• Variation of this in Time Crisis 4 when you're facing Jack Mathers (the second boss). At the start of each life bar, he'll mix it up with William Rush, during which he doesn't attack you at all. It's actually possible (and in fact pretty easy) to do the equivalent of a whole life bar's worth of damage in this time. However, you can only take off the green portion of the bar, about two thirds. The remainder doesn't turn green until he starts attacking you. Obviously this was done so all the action and dialogue between Mathers and Rush would be completed (and so there'd actually be some challenge to this battle, of course). This is true of the other bosses, but Mathers is the most blatant example. This also happened in Crisis Zone, and previous Time Crisis games, but that was just so the bosses would live long enough to use all their attacks.
    • In Kingdom O'Magic several characters are invulnerable, and not all are important - there are plenty of bit characters with minimal dialogue who are unbeatable. Specifically, all the elves are invulnerable, but none of the ringwraiths. Seeing as they'll actually fight each other if they wander into each other when you're on screen, you can actually eliminate almost all the wraiths simply by having elves whittle down their hitpoints.
    • Batlin in Ultima VII: The Black Gate is invulnerable since he's a badly concealed Dragon to the Big Bad, and they presumably wanted to avoid the option to end the game half an hour in. Lord British is of course always invulnerable to everything except certain glitches and loopholes.
    • In the 1998 FPS Sin, the main antagonist of the first three levels, a thug named Mancini, is being pursued by player character John Blade through a bank, a construction site, a series of city blocks and finally a subway. At several points during this chase, he is seen quickly before running away (usually with a hostage in tow), but if you're quick enough, you can snipe or shoot him, which won't cause any damage whatsoever. Most notably, the first encounter with the mutated Mancini has a period of several seconds where he pauses before jumping back into the ceiling, allowing you to run up and blast him in the face at point-blank range with a machine gun (to no effect).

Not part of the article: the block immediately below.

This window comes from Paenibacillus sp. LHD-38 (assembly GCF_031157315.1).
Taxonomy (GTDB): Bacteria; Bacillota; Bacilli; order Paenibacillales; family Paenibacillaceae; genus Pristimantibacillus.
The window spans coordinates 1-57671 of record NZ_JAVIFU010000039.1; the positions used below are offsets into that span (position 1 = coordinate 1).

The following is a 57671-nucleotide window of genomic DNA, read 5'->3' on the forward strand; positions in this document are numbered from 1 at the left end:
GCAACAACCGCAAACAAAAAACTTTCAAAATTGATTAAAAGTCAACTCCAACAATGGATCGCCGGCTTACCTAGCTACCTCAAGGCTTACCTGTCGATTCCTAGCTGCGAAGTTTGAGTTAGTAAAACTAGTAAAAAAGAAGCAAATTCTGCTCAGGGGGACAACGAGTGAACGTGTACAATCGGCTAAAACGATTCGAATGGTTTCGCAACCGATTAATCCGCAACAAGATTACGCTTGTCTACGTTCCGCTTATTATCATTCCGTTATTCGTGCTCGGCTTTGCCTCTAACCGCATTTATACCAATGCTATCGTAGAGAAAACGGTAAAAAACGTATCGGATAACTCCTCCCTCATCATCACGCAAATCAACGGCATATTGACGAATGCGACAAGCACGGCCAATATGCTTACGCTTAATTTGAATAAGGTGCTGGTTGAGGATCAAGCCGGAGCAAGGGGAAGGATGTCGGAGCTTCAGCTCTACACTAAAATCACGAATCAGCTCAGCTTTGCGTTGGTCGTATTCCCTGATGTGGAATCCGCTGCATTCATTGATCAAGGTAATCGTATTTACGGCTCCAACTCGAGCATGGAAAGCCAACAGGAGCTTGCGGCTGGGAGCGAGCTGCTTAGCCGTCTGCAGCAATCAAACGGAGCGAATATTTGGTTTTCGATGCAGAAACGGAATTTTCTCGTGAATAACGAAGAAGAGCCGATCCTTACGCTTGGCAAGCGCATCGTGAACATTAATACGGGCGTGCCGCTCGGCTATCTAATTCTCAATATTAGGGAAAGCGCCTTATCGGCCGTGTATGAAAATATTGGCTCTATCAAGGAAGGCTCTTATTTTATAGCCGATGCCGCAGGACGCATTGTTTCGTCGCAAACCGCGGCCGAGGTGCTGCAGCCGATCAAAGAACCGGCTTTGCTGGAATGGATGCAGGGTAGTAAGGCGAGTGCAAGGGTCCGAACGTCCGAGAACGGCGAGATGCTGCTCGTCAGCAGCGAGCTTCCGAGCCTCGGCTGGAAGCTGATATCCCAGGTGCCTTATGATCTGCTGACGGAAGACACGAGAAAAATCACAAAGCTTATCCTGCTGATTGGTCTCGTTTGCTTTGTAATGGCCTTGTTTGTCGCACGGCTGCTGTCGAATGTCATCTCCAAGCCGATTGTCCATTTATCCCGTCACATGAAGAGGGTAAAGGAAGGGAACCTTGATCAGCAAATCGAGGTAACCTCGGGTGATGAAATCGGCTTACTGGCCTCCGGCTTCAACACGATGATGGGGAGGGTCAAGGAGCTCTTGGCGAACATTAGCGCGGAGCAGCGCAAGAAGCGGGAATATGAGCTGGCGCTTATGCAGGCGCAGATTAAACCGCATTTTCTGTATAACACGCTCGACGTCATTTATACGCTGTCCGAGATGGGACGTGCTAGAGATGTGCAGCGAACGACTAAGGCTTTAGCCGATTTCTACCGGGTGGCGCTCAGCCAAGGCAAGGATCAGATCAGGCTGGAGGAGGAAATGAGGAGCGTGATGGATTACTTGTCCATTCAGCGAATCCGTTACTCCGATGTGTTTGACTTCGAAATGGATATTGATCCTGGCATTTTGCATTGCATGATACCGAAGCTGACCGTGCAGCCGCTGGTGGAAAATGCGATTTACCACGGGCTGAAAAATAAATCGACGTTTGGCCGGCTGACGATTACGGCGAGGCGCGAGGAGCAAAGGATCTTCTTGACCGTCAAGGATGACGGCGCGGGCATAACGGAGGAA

• In the second-last level, Elexis Sinclaire lures you into a trap when you attempt to walk into a room filled on two sides with bulletproof glass and a single entrance - it's possible to try a bank shot into the room just before you hit the trigger that drops the floor out from under you, but the entrance has an invisible wall.
    • The Big Bad of Age of Mythology always seems to be just out of reach when seen, always appearing on top of cliffs, on the other side of jail doors, across deep chasms, etc, etc. This is even lampshaded. However, if you do manage to attack him, somehow, you'll notice something. His special ability in his bio only says 'regenerates'. And he does. To the point where it takes an entire army to bring him down.

    Arkantos: You always seem to be hiding behind something when you face me, cyclops.

    • In one of the stages in Sengoku Basara 3 you must race Masamune Date on horseback. While it is possible to do massive damage to him with some tricks, you can only reduce his hit points to one, but you can't kill him. You can however kill his second-in-command Kojuro as you two race towards Masamune's position.
      • All bosses have an introduction cutscene before fighting them, which triggers when you move close enough. Prior to the cutscene, if you have ranged attacks, you can fire them until the end of time, the boss will stand here and wait when you come closer.
    • In Deus Ex Human Revolution, when you meet Taggart at the convention centre, no matter how much you may want to kill him, he can't die, even if you unload a full heavy rifle clip into him. He later loses this in Panchaea, when you can kill him if you want.
    • In the Atari Star Wars arcade game, Darth Vader's fighter is indestructible, though it can be shot for points.
    • In Mass Effect 3, Dr. Eva during the Priority: Mars mission. At the end of the mission while you chase after her you can shoot at her but never inflict enough damage to kill her before she gets too far ahead and you lose. One cutscene later you get to "kill" her in slow-mo.
    • In Mega Man 2, you have to run away from the Mecha-Dragon for a short period before you can fight him. The game even broadcasts this point by having his life bar only appear after the chase.